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Belly button gazing: Part II

Tuesday, April 13, 2010

What, did I think I was Frank Gehry with this architectural structure?
Macarons have been photographed from every angle and styled in all the different ways that I decided to just pile them together and capture whatever comes out of that, hence the strange sculpture you see here. Or maybe, I just didn't plan my composition...

I know these macarons aren't the colourful little things that they're supposed to be. I did add a touch of pink gel colouring to the batch but not enough obviously and some of the cookies were burnt, hence the orange tinge. But I'm happy to report that I finally got down to the task of making the cookies and am pretty happy that I did even if the result wasn't a complete success.

At the end of Part I, I had separated eggs and was ageing the whites to make them runnier, which would give them better volume when whisked. After doing the necessary ­­– and we'll get to that in a bit ­­– I put the tray in the oven, came back to check on the baking cookies a few minutes later and yelled like Hiro in Heroes. Only instead of "Yatta!", I shrieked, "FEET!" They also had lovely smooth rounded tops.

But as you can see from the picture above, I cut the feet from under the macarons. When I took them out of the oven after the specified time and the shells were firm, I found that the insides were still soft. So I turned them over, smooshing the insides up a little in the process. I tried to smooth out the dough with a palette knife and put the tray back into the oven, but the result was what you see on the right. This obviously requires further research.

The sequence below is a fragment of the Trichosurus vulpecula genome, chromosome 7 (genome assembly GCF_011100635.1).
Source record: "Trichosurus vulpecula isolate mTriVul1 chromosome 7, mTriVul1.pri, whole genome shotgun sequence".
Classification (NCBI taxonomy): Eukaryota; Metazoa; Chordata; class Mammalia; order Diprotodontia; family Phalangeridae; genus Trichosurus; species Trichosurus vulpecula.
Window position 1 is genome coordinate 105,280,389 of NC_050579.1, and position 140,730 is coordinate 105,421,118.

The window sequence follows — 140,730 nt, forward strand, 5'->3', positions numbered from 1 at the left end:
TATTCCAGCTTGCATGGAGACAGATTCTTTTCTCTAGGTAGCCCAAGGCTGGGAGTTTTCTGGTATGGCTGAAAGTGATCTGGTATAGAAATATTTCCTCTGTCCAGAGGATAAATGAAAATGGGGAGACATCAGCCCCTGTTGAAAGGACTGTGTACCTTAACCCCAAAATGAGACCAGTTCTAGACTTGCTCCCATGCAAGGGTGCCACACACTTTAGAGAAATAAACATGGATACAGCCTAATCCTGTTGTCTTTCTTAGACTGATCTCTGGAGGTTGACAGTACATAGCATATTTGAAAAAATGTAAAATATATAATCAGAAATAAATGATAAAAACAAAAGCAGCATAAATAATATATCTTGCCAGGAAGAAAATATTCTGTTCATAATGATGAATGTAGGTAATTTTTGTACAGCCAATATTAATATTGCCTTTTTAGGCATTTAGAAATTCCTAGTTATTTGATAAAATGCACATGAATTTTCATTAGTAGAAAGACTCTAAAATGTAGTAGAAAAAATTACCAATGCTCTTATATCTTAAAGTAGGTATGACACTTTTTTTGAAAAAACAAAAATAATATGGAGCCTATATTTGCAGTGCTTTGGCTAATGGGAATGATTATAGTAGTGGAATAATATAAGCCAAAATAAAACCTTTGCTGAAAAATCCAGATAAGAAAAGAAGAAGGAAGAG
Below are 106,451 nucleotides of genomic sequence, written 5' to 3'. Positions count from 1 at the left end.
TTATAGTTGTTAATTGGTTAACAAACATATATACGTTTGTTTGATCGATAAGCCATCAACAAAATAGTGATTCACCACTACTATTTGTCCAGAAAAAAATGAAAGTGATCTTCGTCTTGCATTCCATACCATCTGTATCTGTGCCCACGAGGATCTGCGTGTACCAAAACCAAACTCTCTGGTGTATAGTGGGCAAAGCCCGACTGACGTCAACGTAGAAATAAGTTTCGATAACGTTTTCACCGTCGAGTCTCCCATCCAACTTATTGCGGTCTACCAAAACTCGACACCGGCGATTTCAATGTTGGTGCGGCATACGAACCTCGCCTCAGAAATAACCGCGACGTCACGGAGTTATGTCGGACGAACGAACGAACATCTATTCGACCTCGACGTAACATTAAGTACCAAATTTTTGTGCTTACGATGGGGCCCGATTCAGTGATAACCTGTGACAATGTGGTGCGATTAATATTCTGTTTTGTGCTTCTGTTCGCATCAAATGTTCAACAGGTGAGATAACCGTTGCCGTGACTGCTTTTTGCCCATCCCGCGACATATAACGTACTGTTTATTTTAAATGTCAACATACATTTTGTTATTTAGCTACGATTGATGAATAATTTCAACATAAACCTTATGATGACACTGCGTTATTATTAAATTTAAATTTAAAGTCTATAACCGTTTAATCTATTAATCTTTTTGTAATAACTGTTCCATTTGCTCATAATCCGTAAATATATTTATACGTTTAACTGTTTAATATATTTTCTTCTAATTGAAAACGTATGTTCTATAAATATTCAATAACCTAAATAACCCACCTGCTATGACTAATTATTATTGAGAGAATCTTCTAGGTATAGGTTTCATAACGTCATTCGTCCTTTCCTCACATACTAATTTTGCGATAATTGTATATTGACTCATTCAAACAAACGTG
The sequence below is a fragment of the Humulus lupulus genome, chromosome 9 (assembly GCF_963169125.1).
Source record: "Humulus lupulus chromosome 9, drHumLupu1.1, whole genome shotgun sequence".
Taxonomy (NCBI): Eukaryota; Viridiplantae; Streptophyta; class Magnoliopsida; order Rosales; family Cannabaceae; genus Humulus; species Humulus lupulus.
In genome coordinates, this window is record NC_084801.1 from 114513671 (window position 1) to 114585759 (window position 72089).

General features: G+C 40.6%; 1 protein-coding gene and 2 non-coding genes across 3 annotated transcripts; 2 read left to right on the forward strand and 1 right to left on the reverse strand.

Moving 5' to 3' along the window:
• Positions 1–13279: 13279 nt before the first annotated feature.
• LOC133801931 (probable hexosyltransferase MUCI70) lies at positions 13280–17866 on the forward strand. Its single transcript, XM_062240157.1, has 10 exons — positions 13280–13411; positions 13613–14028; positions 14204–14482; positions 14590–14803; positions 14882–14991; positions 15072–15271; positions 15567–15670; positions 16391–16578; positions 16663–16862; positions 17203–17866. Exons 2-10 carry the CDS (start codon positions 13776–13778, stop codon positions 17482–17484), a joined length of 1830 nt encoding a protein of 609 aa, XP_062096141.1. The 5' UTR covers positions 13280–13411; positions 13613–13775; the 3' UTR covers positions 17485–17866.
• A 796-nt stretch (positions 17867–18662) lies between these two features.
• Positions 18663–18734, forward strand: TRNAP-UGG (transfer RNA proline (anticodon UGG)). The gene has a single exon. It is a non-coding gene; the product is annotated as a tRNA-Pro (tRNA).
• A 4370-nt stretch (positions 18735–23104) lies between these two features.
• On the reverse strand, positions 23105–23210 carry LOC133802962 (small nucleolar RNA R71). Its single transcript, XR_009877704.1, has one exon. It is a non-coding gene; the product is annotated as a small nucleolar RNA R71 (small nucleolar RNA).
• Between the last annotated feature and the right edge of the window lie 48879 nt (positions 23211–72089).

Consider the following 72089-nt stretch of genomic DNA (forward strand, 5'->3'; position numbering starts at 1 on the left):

The next time I make macarons, it will definitely be with small changes to the recipe. The cookies were extremely sweet on their own but with the pastry cream and raspberry jelly filling (not together; only three of each for the photo) they gave me a toothache.

Here are a few things to note.

Ground almonds
When I first read up about macarons, it was surprising to find that almond meal is not easily available in many countries. In Malaysia, however, baking supply shops sell little and big bags of ground almonds! But I give the meal another round in the food processor with some icing sugar to pulverise it.

Eggs by weight
Many recipes indicate the number of egg whites to use and unless the size of the eggs is indicated, large ones are usually used in recipes. However, after I found out last year that it can be painful for chickens to lay large eggs, I now only use medium free-range eggs and so I went by weight. Some recipes also give measurements by volume (cups).

How to age egg whites
The advice is to leave egg whites at room temperature overnight. In Malaysia where temperatures go beyond 27˚C/80˚F even at night, it isn't advisable to leave eggs out. It can, however, be done in the fridge, only it takes a bit longer. Here's what to do: Separate eggs and measure by weight or volume for the required quantity. Place egg whites in a small clean bowl and cover tightly with cling film. Poke a few holes in the cling film. Place bowl in the fridge and leave for three days.

I used the recipe from Joe Pastry. His measurements are in ounces but I have made the conversions and the metric quantities are given below. For what to do next, please visit his site. I followed his instructions to the letter and made 2 dozen 3.5cm cookies (though some were a bit wonky) for 12 sandwiches.

108 g blanched almonds (or almond meal)
198g icing sugar
99g egg white
50g caster sugar
Few drops colouring

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